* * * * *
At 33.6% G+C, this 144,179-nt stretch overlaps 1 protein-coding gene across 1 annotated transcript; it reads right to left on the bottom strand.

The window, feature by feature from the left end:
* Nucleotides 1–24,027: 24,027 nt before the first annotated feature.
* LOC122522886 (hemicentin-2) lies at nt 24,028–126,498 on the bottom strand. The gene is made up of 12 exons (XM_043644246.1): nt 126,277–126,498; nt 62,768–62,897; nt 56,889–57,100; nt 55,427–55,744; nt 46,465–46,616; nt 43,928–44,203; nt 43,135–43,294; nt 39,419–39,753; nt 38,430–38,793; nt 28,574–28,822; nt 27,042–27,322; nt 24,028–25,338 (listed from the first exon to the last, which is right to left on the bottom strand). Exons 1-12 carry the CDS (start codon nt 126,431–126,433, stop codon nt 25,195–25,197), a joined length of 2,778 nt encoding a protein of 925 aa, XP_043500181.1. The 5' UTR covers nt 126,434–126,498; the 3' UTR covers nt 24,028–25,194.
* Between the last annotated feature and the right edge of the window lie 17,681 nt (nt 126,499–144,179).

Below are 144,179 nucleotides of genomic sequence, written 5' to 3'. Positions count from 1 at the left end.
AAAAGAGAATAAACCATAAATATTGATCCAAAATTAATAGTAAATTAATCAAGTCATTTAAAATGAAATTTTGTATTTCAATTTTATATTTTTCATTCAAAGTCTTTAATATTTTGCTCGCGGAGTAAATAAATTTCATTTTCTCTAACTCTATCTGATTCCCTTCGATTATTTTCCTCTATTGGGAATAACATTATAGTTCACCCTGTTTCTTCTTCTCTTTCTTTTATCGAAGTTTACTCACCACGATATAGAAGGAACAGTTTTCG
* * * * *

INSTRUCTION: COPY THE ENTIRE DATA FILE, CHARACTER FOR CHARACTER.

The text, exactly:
At 33.6% G+C, this 144,179-nt stretch overlaps 1 protein-coding gene across 1 annotated transcript; it reads right to left on the bottom strand.

The window, feature by feature from the left end:
* Nucleotides 1–24,027: 24,027 nt before the first annotated feature.
* LOC122522886 (hemicentin-2) lies at nt 24,028–126,498 on the bottom strand. The gene is made up of 12 exons (XM_043644246.1): nt 126,277–126,498; nt 62,768–62,897; nt 56,889–57,100; nt 55,427–55,744; nt 46,465–46,616; nt 43,928–44,203; nt 43,135–43,294; nt 39,419–39,753; nt 38,430–38,793; nt 28,574–28,822; nt 27,042–27,322; nt 24,028–25,338 (listed from the first exon to the last, which is right to left on the bottom strand). Exons 1-12 carry the CDS (start codon nt 126,431–126,433, stop codon nt 25,195–25,197), a joined length of 2,778 nt encoding a protein of 925 aa, XP_043500181.1. The 5' UTR covers nt 126,434–126,498; the 3' UTR covers nt 24,028–25,194.
* Between the last annotated feature and the right edge of the window lie 17,681 nt (nt 126,499–144,179).

Below are 144,179 nucleotides of genomic sequence, written 5' to 3'. Positions count from 1 at the left end.
AAAAGAGAATAAACCATAAATATTGATCCAAAATTAATAGTAAATTAATCAAGTCATTTAAAATGAAATTTTGTATTTCAATTTTATATTTTTCATTCAAAGTCTTTAATATTTTGCTCGCGGAGTAAATAAATTTCATTTTCTCTAACTCTATCTGATTCCCTTCGATTATTTTCCTCTATTGGGAATAACATTATAGTTCACCCTGTTTCTTCTTCTCTTTCTTTTATCGAAGTTTACTCACCACGATATAGAAGGAACAGTTTTCG